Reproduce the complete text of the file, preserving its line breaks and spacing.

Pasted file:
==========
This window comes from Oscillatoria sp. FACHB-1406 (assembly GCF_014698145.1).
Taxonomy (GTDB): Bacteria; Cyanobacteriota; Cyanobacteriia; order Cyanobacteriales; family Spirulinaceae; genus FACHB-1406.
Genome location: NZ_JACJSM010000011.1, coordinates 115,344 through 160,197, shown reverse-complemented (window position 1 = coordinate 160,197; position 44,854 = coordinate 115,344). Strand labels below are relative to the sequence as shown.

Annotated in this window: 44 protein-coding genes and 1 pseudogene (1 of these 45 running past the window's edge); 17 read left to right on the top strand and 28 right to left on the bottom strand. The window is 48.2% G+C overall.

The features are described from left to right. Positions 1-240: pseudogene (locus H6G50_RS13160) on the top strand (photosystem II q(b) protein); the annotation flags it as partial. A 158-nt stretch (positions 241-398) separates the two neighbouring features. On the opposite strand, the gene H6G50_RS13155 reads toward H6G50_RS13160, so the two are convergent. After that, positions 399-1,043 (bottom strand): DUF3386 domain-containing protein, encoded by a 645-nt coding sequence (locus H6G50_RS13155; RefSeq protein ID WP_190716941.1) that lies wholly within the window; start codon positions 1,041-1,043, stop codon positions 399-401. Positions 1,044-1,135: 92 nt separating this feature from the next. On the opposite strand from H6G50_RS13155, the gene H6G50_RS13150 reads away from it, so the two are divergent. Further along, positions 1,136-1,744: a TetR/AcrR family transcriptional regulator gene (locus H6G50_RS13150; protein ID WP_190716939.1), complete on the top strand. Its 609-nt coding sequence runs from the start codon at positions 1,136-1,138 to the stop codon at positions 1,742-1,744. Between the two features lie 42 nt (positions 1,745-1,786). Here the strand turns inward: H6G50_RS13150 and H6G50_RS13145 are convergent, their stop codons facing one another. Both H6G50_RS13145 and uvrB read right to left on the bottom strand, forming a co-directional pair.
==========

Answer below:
This window comes from Oscillatoria sp. FACHB-1406 (assembly GCF_014698145.1).
Taxonomy (GTDB): Bacteria; Cyanobacteriota; Cyanobacteriia; order Cyanobacteriales; family Spirulinaceae; genus FACHB-1406.
Genome location: NZ_JACJSM010000011.1, coordinates 115,344 through 160,197, shown reverse-complemented (window position 1 = coordinate 160,197; position 44,854 = coordinate 115,344). Strand labels below are relative to the sequence as shown.

Annotated in this window: 44 protein-coding genes and 1 pseudogene (1 of these 45 running past the window's edge); 17 read left to right on the top strand and 28 right to left on the bottom strand. The window is 48.2% G+C overall.

The features are described from left to right. Positions 1-240: pseudogene (locus H6G50_RS13160) on the top strand (photosystem II q(b) protein); the annotation flags it as partial. A 158-nt stretch (positions 241-398) separates the two neighbouring features. On the opposite strand, the gene H6G50_RS13155 reads toward H6G50_RS13160, so the two are convergent. After that, positions 399-1,043 (bottom strand): DUF3386 domain-containing protein, encoded by a 645-nt coding sequence (locus H6G50_RS13155; RefSeq protein ID WP_190716941.1) that lies wholly within the window; start codon positions 1,041-1,043, stop codon positions 399-401. Positions 1,044-1,135: 92 nt separating this feature from the next. On the opposite strand from H6G50_RS13155, the gene H6G50_RS13150 reads away from it, so the two are divergent. Further along, positions 1,136-1,744: a TetR/AcrR family transcriptional regulator gene (locus H6G50_RS13150; protein ID WP_190716939.1), complete on the top strand. Its 609-nt coding sequence runs from the start codon at positions 1,136-1,138 to the stop codon at positions 1,742-1,744. Between the two features lie 42 nt (positions 1,745-1,786). Here the strand turns inward: H6G50_RS13150 and H6G50_RS13145 are convergent, their stop codons facing one another. Both H6G50_RS13145 and uvrB read right to left on the bottom strand, forming a co-directional pair.